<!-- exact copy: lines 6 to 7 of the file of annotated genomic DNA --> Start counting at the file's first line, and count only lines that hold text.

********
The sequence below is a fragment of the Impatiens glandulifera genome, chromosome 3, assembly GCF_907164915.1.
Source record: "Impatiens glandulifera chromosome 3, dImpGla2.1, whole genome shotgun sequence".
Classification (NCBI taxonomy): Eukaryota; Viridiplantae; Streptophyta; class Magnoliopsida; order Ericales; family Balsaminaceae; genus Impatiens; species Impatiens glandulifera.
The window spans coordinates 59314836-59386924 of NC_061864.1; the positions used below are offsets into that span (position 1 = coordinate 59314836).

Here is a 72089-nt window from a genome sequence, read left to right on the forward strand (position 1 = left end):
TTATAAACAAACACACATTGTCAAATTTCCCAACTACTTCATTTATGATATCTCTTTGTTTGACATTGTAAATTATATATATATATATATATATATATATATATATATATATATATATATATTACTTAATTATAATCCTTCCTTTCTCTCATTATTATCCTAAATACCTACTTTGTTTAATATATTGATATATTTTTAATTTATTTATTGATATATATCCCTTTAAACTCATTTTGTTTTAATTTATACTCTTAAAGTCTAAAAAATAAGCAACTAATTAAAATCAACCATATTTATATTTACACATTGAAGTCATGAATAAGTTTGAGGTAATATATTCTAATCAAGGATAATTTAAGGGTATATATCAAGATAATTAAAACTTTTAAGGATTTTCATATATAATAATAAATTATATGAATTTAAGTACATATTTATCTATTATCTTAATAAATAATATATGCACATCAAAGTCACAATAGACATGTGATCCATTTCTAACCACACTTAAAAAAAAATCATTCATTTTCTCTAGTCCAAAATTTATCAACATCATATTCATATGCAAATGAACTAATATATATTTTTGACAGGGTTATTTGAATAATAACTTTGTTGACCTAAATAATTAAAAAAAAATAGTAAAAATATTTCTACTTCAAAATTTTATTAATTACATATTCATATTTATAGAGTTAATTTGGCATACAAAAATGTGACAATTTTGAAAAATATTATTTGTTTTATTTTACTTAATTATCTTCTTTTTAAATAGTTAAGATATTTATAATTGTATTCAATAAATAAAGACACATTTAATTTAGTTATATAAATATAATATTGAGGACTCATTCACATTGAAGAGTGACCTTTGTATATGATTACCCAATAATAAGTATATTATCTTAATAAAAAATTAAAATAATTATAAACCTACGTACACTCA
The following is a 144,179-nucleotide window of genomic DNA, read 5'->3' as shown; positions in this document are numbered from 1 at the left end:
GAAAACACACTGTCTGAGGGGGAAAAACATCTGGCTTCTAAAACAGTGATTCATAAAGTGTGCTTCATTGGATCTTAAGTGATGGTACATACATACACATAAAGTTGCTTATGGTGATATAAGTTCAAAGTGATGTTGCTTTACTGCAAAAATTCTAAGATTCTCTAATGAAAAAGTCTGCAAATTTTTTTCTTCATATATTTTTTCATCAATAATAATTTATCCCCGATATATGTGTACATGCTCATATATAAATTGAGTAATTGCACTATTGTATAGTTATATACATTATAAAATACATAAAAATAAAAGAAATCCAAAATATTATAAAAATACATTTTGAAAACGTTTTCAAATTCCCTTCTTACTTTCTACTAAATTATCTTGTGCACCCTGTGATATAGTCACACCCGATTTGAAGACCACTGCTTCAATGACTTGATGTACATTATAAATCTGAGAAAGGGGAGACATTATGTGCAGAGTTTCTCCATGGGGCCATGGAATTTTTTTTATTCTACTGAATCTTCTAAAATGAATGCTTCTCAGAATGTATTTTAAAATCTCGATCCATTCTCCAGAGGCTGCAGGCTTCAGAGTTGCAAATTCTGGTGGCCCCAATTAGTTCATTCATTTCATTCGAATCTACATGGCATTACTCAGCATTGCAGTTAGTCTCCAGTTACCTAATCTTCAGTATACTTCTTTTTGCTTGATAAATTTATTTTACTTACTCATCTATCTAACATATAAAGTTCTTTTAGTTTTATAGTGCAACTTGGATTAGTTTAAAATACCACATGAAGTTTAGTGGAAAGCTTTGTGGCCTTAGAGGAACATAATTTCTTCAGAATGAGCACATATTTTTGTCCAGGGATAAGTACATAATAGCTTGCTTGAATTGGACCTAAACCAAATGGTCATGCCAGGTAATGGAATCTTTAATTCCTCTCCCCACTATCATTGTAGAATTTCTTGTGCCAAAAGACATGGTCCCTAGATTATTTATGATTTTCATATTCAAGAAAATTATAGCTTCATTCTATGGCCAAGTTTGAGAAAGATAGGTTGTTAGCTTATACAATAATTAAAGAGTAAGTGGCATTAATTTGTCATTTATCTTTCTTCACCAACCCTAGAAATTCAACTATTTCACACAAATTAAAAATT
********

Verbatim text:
TTATAAACAAACACACATTGTCAAATTTCCCAACTACTTCATTTATGATATCTCTTTGTTTGACATTGTAAATTATATATATATATATATATATATATATATATATATATATATATATATATTACTTAATTATAATCCTTCCTTTCTCTCATTATTATCCTAAATACCTACTTTGTTTAATATATTGATATATTTTTAATTTATTTATTGATATATATCCCTTTAAACTCATTTTGTTTTAATTTATACTCTTAAAGTCTAAAAAATAAGCAACTAATTAAAATCAACCATATTTATATTTACACATTGAAGTCATGAATAAGTTTGAGGTAATATATTCTAATCAAGGATAATTTAAGGGTATATATCAAGATAATTAAAACTTTTAAGGATTTTCATATATAATAATAAATTATATGAATTTAAGTACATATTTATCTATTATCTTAATAAATAATATATGCACATCAAAGTCACAATAGACATGTGATCCATTTCTAACCACACTTAAAAAAAAATCATTCATTTTCTCTAGTCCAAAATTTATCAACATCATATTCATATGCAAATGAACTAATATATATTTTTGACAGGGTTATTTGAATAATAACTTTGTTGACCTAAATAATTAAAAAAAAATAGTAAAAATATTTCTACTTCAAAATTTTATTAATTACATATTCATATTTATAGAGTTAATTTGGCATACAAAAATGTGACAATTTTGAAAAATATTATTTGTTTTATTTTACTTAATTATCTTCTTTTTAAATAGTTAAGATATTTATAATTGTATTCAATAAATAAAGACACATTTAATTTAGTTATATAAATATAATATTGAGGACTCATTCACATTGAAGAGTGACCTTTGTATATGATTACCCAATAATAAGTATATTATCTTAATAAAAAATTAAAATAATTATAAACCTACGTACACTCA
The following is a 144,179-nucleotide window of genomic DNA, read 5'->3' as shown; positions in this document are numbered from 1 at the left end: